How to Dispose of Lye Crystals

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Things You'll Need

  • Protective goggles

  • Long-sleeved shirt

  • Long pants

  • Gloves

  • Stainless steel container with tight-fitting lid

Tip

When working with lye, keep a large jug of vinegar, apple cider vinegar or milk close at hand. These substances can help nuetralize the acids in lye and stop the burning should lye get on your skin. Keep a telephone neraby as well. Call 911 immediately for chemical burns.

Clearly label your lye with a skull and crossbones and the word "poison," so anyone who finds it will immediately recognize that it is a dangerous chemical.

Warning

If you use and keep lye in your home, keep it in a securely locked cabinet away from children, pets, elderly persons or mentally challenged persons.

When working with lye, do so when you have plenty of time, do not need to hurry, and there are no children in the house. Do not let anything distract you. Work outside if possible. Do not leave your work area until you are finished and all lye has been safely put away.

Lye is a poisonous, caustic chemcial and must be disposed of in accordance with federal, state and local laws.

While lye can be a helpful household product, it is also quite dangerous. Lye, also known as caustic soda or sodium hydroxide, can cause burns, blindness or other serious injuries if mishandled. It can be fatal if swallowed. If you use lye in your home, whether for making soap or clearing drains, you must be aware at all times of its highly caustic nature. It is important that you handle it carefully and dispose of any leftover lye properly and safely.

Step 1

Consult your the hazardous waste collection agency locally, for specific disposal instructions for your area. Lye is considered hazardous waste and is subject to federal, state and local disposal regulations.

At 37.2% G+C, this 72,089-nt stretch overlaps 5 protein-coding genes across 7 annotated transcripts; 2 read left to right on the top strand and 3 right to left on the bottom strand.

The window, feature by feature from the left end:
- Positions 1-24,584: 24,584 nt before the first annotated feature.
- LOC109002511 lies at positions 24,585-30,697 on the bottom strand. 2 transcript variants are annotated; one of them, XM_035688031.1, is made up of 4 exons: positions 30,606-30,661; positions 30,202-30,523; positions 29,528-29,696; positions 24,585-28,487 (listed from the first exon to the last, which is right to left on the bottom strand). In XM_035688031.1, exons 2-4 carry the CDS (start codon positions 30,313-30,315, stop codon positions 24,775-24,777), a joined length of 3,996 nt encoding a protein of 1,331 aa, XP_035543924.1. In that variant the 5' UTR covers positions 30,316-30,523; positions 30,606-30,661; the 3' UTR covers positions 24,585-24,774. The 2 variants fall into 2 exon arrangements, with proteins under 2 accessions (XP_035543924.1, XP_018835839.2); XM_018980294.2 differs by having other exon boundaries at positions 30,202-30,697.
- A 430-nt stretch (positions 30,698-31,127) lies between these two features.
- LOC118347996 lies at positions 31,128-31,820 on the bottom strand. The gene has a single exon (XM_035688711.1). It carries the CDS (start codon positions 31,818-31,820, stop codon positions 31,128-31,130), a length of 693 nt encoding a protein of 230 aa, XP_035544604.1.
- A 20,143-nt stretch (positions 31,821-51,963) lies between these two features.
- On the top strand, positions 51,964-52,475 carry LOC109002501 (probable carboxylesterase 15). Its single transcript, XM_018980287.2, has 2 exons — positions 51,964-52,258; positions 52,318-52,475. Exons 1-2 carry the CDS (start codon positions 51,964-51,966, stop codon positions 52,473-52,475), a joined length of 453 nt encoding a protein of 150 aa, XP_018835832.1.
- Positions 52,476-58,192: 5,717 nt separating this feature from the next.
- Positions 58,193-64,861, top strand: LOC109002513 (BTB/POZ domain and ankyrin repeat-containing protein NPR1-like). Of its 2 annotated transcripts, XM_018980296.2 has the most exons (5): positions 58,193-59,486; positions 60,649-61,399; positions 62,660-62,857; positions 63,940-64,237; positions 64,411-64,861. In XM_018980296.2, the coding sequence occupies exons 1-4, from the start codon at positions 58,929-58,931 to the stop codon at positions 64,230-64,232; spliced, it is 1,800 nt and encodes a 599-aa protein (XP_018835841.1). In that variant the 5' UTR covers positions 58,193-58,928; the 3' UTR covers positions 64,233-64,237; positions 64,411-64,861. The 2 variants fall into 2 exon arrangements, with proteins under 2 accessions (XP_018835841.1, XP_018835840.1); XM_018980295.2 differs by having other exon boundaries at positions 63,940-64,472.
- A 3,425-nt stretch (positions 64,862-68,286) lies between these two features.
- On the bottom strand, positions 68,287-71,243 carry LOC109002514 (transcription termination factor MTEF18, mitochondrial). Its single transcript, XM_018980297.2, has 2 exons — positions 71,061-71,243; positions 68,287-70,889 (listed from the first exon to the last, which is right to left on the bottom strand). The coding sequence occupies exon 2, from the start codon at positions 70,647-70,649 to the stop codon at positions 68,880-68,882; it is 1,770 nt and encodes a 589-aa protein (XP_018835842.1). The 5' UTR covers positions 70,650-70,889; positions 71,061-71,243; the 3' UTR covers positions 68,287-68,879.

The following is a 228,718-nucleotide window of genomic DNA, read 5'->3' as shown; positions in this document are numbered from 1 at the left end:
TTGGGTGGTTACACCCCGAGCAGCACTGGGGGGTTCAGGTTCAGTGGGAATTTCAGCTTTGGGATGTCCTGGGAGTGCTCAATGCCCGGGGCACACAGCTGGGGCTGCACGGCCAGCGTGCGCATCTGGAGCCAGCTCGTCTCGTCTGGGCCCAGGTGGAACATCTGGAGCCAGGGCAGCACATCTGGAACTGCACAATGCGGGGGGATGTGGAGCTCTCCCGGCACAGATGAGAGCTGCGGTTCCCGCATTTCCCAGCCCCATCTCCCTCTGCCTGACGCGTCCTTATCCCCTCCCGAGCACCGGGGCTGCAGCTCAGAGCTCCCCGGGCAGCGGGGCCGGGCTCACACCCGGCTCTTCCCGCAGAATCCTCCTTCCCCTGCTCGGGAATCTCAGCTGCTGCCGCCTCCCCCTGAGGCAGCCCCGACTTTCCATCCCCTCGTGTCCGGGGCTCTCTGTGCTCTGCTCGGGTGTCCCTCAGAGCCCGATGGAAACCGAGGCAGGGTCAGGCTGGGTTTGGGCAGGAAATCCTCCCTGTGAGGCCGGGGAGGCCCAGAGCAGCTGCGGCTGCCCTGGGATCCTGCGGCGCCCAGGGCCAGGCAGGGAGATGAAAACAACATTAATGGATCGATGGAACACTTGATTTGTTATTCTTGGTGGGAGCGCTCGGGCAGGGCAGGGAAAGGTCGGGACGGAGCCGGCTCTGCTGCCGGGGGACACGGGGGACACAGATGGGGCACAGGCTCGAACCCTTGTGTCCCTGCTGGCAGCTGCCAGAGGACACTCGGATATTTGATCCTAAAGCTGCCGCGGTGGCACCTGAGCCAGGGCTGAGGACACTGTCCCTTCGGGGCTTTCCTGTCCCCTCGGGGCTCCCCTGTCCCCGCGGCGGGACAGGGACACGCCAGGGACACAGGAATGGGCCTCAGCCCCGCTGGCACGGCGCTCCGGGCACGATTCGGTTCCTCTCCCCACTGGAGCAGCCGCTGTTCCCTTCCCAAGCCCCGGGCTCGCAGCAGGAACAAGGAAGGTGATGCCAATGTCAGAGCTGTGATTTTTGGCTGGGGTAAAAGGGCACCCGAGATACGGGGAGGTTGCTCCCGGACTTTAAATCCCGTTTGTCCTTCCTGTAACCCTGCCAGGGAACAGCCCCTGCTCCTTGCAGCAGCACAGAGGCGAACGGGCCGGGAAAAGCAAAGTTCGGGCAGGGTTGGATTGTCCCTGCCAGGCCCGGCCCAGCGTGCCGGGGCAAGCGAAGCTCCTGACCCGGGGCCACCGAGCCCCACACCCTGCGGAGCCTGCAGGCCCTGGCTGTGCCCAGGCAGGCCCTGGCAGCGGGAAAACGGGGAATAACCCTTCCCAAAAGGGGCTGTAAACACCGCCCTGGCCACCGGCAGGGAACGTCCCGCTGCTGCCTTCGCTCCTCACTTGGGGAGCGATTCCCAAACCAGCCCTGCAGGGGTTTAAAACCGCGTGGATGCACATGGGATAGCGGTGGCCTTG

Step 2

Do not pour lye down the drain, into a toilet, storm sewer, on the ground, or put it in your trashcan to go out with your day-to-day trash.

Step 3

Wear long sleeves, long pants, protective goggles and gloves when handling lye. You may also want to wear a dust mask, as inhaling lye dust or fumes is dangerous.

Step 4

Do not pour water into lye, as doing so can cause a serious reaction. Water in lye causes a chemical reaction that generates heat that can reach combustible and even explosive temperatures. Do not attempt to wash lye down a sink with water.

Step 5

Use the utmost caution when handling lye. Do not allow it to spill or splash.

Step 6

Keep lye away from children and animals. This includes the disposal of lye: Do not dispose of lye in a place that is accessible to children, animals unsuspecting adults.

Step 7

Transfer unwanted lye into a container made of stainless steel for disposal. Make sure the container has a tight-fitting lid. Do not store or dispose of lye in any container made of plastic, cast-iron, iron or aluminum, as lye corrodes these materials.

Step 8

Do not reuse the container in which you were storing the lye for anything other than storing lye.

references

Sandra Rousseau

Sandra Rousseau has been writing since 1990, covering such topics as home decorating, fashion, health, beauty, gardening and cooking. Her articles appear her hometown newspaper, the "Aledo Community News," and on various websites. Rousseau holds a Bachelor of Arts in journalism and advertising from the University of Texas at Arlington.